In an effort to target Microsoft and the operating system industry, Japan has proposed an Asian open-source operating system. Initially, the country was a major player in the PC market, but leading light NEC crumbled under its attempt to digest Packard Bell, a U.S. company, and Japan lost any chance of holding — let alone gaining — a significant market position outside of Asia.
Sony, Fujitsu, Hitachi and Matsushita Electric have made runs at the software market, but outside of Asia they have had little success; indeed, in software, Japan is almost insignificant internationally. You might recall that Hitachi and Fujitsu, both Japanese companies, in the past attempted to shift the overall computing business to Japan and repeat the success they had achieved in the consumer electronics market.
Hitachi and Fujitsu failed in this endeavor largely because the technology and channel gap was simply too wide to close. While their attempt, which included efforts to acquire IBM’s intellectual property, was partially successful, IBM’s direct sales channel was virtually invulnerable to attack, and IBM held ground despite the best efforts of the U.S. government.
The current environment with Microsoft is much more dynamic. Microsoft’s products are largely sold by others who will generally move where the revenue is. More importantly, these channel partners are themselves under siege by an economy that is struggling to recover against less-than-acceptable profit margins. Could there be an opening for open-source software to gain a foothold in Japan?
Microsoft’s Achilles Heal
Many of the critical Asian channel partners have a growing need to differentiate themselves from the increasing dominance of U.S. tech companies and are looking to nonstandard technologies and platforms to do so.
While it might surprise you to know that Microsoft actually has a loyal customer base and polls as one of the most trusted vendors, the company also polls as one of the least trusted vendors. Microsoft is the only vendor I’ve ever seen enjoy this dichotomy.
This makes it difficult for the company to execute market shifts because, in some scenarios, if the company were to fix the problems with the potential customers who don’t trust Microsoft, it would still take years to gain those customers’ trust — and the company’s actions could cause at least some of the companies that do trust Microsoft now to lose that trust immediately.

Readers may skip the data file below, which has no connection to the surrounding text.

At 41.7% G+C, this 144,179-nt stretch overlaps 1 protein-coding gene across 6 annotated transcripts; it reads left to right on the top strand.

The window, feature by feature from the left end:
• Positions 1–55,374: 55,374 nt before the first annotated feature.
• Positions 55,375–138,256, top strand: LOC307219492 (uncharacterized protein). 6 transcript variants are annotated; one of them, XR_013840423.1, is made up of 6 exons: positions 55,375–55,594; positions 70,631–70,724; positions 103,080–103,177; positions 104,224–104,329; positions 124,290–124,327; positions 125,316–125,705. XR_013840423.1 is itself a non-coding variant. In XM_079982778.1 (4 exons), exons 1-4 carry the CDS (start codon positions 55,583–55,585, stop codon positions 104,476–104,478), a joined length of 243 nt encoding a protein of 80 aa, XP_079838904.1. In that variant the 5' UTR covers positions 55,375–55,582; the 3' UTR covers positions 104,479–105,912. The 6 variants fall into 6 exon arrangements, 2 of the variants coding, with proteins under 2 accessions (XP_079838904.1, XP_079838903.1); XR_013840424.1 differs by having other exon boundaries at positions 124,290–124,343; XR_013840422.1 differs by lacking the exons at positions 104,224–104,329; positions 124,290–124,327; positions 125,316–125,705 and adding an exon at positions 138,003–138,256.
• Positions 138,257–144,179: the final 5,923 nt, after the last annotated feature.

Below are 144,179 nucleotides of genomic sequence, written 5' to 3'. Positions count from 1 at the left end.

Clearly, with proper analysis, the company should be able to drill through this issue to arrive at the proper fix. However, its recent pricing actions — even with all the analysis — had a disastrous and unintended impact on Microsoft’s relationship with its customers, particularly government customers.
This situation suggests that Microsoft might actually lack the skills needed to combat the open-source threat effectively.
Out of North America
The market has already begun to shift. One of the largest trends in the market today is offshore outsourcing. This trend has been accelerated by the emergence of open-source software, which shifts value from intellectual property to labor and jobs — and then to locations outside the United States where labor is the least expensive. This shift has not yet benefited Japan, though it currently benefits countries like India and China, where labor is less expensive.
The Japanese are anything but stupid, and they can, simply by looking at Microsoft, see the tremendous value that is up for grabs in the current environment, a realization that has no doubt resulted in their proposal for a Japanese Open Source platform to rival Windows.